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The second chapter in Pantera’s glam origins is, thankfully, much better than the first. Exchanging much of their obvious Kiss influenced stylings with some old-school speed metal a la Judas Priest, Projects in the Jungle is the first step up towards the truly great Pantera material. It’s not perfect, but it beats the living hell out of the atrocious Metal Magic.
Now this is still undoubtedly glam metal, but it’s much more focused, refined, better produced glam metal. Actually, I’d much rather listen to this album, with its inherent cheesiness, than the likes of Winger, Cinderella, Whitesnake, etc. The improvements over Metal Magic are significant. First off, the production on this is fantastic. Everything is crisp and clear and so delightfully 80’s sounding (think Scorpions), and the gay synth effects are never brought right up front when they roll around. The album just sounds really damn good. Secondly, and perhaps more importantly, all the band members have really pulled their shit together. Terry Glaze, the third-rate Vince Neil wannabe, absolutely rules on this album. The lyrics are dumb, but his vocals are perfect (for this style of music anyway). Diamond Darrell really starts to strut his stuff on this one, delivering catchy, coherent riffing and some mighty fine lead work worthy of his reputation. Add to this the consistently effective bass work of Rex Brown and the ever potent drumming of Vinnie Paul and the instrumentation on this album is complete.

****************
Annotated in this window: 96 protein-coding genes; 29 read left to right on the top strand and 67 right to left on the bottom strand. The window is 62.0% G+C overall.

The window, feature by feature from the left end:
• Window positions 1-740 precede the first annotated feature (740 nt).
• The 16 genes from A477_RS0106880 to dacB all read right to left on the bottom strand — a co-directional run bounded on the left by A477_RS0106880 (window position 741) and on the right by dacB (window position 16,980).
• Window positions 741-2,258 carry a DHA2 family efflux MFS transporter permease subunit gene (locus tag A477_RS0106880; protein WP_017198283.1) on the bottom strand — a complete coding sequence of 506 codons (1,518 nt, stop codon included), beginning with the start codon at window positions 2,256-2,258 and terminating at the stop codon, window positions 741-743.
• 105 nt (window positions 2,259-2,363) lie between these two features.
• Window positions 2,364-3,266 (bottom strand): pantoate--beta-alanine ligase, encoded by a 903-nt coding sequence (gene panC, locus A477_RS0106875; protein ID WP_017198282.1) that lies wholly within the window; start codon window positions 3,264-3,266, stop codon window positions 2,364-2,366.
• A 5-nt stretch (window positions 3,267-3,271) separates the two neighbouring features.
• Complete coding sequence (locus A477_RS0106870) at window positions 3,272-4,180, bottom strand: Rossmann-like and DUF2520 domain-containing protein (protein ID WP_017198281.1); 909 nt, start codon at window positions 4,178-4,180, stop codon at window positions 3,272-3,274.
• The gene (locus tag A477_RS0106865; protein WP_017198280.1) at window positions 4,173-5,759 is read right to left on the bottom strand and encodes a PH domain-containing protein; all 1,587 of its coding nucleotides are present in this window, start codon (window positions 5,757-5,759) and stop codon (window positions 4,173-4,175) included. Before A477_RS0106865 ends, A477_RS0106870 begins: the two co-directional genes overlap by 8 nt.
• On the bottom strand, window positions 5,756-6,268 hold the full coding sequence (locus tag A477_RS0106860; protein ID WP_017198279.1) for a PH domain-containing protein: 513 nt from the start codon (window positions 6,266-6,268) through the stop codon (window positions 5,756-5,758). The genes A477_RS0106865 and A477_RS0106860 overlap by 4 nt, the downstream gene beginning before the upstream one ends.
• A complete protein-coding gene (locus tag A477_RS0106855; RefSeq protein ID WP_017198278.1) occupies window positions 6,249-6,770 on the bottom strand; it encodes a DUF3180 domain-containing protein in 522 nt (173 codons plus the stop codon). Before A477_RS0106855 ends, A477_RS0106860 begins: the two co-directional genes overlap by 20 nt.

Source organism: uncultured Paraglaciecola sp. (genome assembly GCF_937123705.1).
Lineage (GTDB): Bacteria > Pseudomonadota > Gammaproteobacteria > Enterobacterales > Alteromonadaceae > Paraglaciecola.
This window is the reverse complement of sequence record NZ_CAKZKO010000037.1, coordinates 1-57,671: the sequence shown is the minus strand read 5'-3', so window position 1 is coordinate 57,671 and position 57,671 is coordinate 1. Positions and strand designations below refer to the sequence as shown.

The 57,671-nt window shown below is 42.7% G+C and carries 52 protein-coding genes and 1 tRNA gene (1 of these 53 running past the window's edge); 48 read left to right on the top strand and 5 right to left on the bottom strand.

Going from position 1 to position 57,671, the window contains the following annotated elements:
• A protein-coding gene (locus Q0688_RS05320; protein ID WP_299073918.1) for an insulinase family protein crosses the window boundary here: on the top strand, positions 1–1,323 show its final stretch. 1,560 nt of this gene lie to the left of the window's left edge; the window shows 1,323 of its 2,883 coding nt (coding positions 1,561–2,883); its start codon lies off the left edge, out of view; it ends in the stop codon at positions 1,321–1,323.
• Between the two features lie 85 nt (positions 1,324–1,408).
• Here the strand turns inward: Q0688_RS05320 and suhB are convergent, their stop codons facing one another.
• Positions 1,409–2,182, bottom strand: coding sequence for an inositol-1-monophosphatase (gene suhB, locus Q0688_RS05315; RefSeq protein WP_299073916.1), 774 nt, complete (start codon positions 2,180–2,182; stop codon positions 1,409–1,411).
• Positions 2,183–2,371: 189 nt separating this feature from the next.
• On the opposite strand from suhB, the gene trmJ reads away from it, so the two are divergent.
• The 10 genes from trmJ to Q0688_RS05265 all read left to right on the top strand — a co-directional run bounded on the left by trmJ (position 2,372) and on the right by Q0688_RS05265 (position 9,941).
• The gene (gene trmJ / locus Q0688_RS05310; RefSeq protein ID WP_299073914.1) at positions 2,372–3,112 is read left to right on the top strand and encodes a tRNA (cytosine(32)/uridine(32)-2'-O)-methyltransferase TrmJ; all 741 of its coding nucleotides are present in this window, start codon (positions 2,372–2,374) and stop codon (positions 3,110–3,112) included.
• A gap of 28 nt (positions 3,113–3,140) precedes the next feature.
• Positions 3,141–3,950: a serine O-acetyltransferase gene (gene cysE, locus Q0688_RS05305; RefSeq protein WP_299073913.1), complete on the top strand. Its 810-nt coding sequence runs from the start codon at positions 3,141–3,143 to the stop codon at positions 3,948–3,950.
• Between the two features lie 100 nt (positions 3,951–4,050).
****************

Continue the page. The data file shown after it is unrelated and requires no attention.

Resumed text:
Even the song structures are better, venturing more often out of the mid-paced rockers into speed metal territory. Check out “Out for Blood,” “Killers,” and the sweet title track for examples, though the rest are pretty good as well. The only sore spot on this is the track “Blue Light Turnin’ Red,” Darrell’s attempt at his own “Eruption.” He does some scale runs, some tapping, and plays with a harmonizing effect. Unfortunately, he’s no EVH, so the track comes off as presumptuous and ineffective. But even so, this is one of the nicer albums that glam metal has offered the world and it’s a shame that Pantera were too ashamed to consider it a part of their official discography, as it's a hell of a lot better than the garbage they'd start putting out in the late 90's.
Recommended, at least for a listen.